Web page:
In places like UNESCO World Cultural Heritage Site Georgetown in Penang, it is expected that the narratives of hospitality projects would draw deeply from the history and heritage of place. But how can new and original experiences be offered in such already storied places? Can culture and heritage not merely be co-opted, but suitably reimagined and augmented in fresh, new ways?
With The Prestige Hotel, a new build set among Georgetown’s nineteenth-century English colonial buildings, Ministry of Design (MOD) explored the idea of “transposing heritage”.
MOD’s Founder and Director Colin Seah explains: “Penang has an increasing number of design-oriented hotels, and there have been two common approaches taken by other hotels – either to mimic heritage or to contrast it. We sought to transpose heritage – not to be ruled by it, but to run with it in order to create something fresh yet familiar.”
For MOD, who has worked on several projects in Penang, including Macalister Mansion, Loke Thye Kee Residences and the Majestic Theatre, the primary objective for this new 162-room establishment was to differentiate and repackage the typical colonial-esque hotel.
Old English elements such as Victorian wainscoting, the shopping arcade, and the sunroom therefore became starting points (to be transposed). Through a scheme encompassing brand strategy, interior design, landscape design, signage design, installation art and graphic design, MOD explored the meshing of Victorian England with a verdant, tropical Malaysia.
This resulted in spaces and concepts such as The Glasshouse restaurant (taking after a garden conservatory), gazebo lounges and graphic treatment in the lift cars that abstracts graphics of local botany and landmarks in a Victorian aesthetic.
The studio also had to address a particularly difficult condition of the site – its long and narrow proportions – which potentially made navigating the hotel’s long guest room corridors and retail arcade a monotonous experience. To overcome this, MOD planned the ground floor such that the lobby, the restaurant and the retail and F&B spaces became standalone units.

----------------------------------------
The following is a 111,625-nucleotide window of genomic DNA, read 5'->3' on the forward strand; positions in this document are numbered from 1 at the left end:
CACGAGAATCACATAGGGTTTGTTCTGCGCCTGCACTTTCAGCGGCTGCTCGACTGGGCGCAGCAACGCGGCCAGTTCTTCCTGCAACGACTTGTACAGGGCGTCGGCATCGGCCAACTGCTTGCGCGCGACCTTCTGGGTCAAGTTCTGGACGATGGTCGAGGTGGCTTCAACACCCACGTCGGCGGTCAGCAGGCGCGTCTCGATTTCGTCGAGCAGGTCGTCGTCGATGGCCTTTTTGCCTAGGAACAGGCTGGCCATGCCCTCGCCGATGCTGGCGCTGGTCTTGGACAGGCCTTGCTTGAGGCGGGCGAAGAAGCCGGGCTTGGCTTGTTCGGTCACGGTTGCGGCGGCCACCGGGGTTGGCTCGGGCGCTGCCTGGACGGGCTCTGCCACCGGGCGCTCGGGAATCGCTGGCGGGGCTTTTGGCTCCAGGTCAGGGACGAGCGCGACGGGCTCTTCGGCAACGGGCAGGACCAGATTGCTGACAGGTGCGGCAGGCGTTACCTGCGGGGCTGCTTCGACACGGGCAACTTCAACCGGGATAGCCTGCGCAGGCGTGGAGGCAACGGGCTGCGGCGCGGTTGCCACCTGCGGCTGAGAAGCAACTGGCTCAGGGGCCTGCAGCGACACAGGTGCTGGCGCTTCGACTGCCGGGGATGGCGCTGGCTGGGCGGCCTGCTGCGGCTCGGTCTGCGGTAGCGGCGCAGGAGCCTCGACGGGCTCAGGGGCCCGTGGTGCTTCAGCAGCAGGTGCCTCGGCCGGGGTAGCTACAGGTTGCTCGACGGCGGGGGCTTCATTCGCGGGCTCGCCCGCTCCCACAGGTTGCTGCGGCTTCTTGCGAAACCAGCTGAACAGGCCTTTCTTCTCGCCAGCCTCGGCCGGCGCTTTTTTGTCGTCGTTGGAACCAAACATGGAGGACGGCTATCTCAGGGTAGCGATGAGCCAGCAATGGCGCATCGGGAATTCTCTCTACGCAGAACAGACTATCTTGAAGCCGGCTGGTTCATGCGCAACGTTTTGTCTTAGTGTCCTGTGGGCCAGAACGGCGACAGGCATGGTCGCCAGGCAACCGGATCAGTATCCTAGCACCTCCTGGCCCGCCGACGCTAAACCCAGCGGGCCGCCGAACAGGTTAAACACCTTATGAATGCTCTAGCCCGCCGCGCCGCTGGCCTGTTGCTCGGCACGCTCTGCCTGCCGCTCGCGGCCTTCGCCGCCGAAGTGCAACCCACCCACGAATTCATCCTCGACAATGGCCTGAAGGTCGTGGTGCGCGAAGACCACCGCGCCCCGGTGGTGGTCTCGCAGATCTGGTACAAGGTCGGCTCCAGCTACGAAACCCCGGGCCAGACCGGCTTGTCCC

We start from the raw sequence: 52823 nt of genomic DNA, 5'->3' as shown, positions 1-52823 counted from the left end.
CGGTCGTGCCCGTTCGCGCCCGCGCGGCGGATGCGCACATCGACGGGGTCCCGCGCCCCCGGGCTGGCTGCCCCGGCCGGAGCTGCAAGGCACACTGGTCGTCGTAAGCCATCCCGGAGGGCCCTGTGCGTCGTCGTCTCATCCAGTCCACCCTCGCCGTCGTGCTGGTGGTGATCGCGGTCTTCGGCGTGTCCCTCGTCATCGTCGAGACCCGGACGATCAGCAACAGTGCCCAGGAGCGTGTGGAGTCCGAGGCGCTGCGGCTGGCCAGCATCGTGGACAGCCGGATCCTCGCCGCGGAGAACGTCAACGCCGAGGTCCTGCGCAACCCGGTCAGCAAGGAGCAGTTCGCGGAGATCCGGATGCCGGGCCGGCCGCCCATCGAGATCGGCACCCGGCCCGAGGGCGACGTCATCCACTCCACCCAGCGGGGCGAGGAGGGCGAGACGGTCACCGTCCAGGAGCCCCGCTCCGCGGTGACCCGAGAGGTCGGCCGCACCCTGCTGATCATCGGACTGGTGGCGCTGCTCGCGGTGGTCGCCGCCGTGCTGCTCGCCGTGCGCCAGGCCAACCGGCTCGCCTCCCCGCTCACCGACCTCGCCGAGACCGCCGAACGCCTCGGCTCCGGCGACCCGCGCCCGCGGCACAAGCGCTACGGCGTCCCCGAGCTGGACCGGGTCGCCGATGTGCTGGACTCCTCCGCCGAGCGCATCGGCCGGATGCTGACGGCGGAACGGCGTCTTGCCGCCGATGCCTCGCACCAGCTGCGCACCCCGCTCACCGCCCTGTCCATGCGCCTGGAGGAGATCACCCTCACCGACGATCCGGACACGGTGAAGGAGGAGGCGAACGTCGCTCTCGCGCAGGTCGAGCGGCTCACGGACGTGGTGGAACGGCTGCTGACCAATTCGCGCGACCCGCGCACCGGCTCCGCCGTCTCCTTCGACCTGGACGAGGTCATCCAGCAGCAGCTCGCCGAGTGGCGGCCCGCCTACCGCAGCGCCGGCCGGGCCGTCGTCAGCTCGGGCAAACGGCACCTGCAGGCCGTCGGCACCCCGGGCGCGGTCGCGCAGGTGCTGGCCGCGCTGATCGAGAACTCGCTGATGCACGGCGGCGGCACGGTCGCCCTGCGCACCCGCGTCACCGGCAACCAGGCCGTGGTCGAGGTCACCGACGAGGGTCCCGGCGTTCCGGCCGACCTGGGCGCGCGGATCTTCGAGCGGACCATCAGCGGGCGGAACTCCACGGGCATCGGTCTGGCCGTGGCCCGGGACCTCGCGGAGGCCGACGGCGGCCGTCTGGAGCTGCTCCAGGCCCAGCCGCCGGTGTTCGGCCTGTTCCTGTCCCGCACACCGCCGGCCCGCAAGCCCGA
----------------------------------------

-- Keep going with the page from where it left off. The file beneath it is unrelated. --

“This typology breaks down the linear scale of the 143-metre-long building, and recalls a ‘shop-in-shop’ concept reminiscent of the historical English shopping arcade,” Seah shares.
Alternating colour schemes and rotating light features are used to animate the long guest room corridors. A layer of visual animation and illusion was therefore introduced to the design narrative.
This was further developed into a playful scheme of magic and visual illusions, where elements including levitation (floating beds), disappearing acts (an illusion in floor patterns), and Houdini’s escape boxes (showers and wardrobes) come together to create what MOD describes as a “magical quasi-colonial universe” – an augmented experience that stands out, no doubt, from Penang’s less imaginative offerings.
The Prestige Hotel is part of the Design Hotels portfolio.
Ministry of Design
The Prestige Hotel
Photography by Edward Hendricks (CI&A Photography)
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